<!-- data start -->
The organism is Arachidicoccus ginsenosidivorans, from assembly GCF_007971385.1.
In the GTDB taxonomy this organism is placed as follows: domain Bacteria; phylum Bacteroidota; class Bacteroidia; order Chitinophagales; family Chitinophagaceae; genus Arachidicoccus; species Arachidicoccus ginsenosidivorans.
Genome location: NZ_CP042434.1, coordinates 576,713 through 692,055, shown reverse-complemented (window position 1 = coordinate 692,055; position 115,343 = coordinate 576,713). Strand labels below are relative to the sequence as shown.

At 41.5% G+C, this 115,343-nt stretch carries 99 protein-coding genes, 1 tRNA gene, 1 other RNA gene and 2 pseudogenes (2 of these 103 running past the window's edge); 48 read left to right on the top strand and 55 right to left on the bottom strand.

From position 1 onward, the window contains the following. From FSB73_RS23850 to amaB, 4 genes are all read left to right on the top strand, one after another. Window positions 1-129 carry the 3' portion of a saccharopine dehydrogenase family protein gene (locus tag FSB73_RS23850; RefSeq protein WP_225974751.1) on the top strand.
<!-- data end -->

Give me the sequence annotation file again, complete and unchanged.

The organism is Arachidicoccus ginsenosidivorans, from assembly GCF_007971385.1.
In the GTDB taxonomy this organism is placed as follows: domain Bacteria; phylum Bacteroidota; class Bacteroidia; order Chitinophagales; family Chitinophagaceae; genus Arachidicoccus; species Arachidicoccus ginsenosidivorans.
Genome location: NZ_CP042434.1, coordinates 576,713 through 692,055, shown reverse-complemented (window position 1 = coordinate 692,055; position 115,343 = coordinate 576,713). Strand labels below are relative to the sequence as shown.

At 41.5% G+C, this 115,343-nt stretch carries 99 protein-coding genes, 1 tRNA gene, 1 other RNA gene and 2 pseudogenes (2 of these 103 running past the window's edge); 48 read left to right on the top strand and 55 right to left on the bottom strand.

From position 1 onward, the window contains the following. From FSB73_RS23850 to amaB, 4 genes are all read left to right on the top strand, one after another. Window positions 1-129 carry the 3' portion of a saccharopine dehydrogenase family protein gene (locus tag FSB73_RS23850; RefSeq protein WP_225974751.1) on the top strand.